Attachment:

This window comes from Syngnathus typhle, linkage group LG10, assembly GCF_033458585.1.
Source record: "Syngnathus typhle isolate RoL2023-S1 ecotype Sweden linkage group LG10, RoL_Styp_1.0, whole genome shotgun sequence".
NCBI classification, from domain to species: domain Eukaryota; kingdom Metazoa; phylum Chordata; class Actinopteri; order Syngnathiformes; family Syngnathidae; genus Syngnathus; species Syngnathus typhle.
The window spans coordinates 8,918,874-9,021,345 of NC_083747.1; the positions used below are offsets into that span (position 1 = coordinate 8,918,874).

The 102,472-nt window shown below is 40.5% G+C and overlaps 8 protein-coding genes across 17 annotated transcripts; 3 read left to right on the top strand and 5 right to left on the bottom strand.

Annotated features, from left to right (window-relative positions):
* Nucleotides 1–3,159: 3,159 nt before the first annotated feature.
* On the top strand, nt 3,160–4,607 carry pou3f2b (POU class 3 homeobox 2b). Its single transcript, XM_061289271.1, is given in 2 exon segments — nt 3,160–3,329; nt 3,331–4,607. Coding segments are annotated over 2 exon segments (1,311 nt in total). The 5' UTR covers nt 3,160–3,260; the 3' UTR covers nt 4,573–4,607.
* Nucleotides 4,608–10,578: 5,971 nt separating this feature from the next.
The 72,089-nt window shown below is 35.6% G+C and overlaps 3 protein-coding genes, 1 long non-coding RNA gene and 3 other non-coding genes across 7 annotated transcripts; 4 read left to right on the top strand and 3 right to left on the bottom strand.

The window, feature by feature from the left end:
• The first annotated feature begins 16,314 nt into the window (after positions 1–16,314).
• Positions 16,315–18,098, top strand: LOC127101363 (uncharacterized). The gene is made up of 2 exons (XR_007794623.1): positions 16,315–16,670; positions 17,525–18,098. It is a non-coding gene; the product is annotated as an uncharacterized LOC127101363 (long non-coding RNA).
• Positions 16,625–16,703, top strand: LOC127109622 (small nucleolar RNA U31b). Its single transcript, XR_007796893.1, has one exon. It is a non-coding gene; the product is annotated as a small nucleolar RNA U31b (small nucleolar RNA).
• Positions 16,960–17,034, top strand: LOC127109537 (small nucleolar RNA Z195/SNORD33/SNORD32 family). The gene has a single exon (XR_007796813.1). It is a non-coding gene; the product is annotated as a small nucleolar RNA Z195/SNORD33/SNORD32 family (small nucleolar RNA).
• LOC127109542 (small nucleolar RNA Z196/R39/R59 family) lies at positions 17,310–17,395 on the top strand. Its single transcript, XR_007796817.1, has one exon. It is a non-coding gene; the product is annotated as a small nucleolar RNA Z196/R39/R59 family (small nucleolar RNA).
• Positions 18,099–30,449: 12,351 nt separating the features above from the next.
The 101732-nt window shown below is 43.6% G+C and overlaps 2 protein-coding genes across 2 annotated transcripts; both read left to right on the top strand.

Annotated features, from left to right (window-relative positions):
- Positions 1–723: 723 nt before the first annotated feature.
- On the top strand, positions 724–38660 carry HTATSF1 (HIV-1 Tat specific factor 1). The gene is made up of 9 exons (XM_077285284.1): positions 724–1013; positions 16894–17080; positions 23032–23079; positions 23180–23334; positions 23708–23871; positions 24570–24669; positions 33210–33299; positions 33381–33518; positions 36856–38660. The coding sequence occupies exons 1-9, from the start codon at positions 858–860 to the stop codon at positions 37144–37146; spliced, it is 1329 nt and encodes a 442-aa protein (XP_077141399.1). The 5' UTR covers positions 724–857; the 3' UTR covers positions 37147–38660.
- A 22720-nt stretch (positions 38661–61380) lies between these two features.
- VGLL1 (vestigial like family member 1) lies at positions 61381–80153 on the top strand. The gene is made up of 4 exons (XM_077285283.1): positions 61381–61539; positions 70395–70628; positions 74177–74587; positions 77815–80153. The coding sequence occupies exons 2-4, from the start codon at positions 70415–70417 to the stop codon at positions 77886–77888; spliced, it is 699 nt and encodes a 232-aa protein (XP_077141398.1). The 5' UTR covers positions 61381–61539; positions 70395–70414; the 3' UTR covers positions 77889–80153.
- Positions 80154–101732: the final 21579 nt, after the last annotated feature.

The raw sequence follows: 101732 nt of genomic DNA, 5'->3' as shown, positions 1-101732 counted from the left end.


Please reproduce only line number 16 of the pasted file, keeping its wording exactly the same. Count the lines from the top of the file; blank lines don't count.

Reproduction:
• LOC127109542 (small nucleolar RNA Z196/R39/R59 family) lies at positions 17,310–17,395 on the top strand. Its single transcript, XR_007796817.1, has one exon. It is a non-coding gene; the product is annotated as a small nucleolar RNA Z196/R39/R59 family (small nucleolar RNA).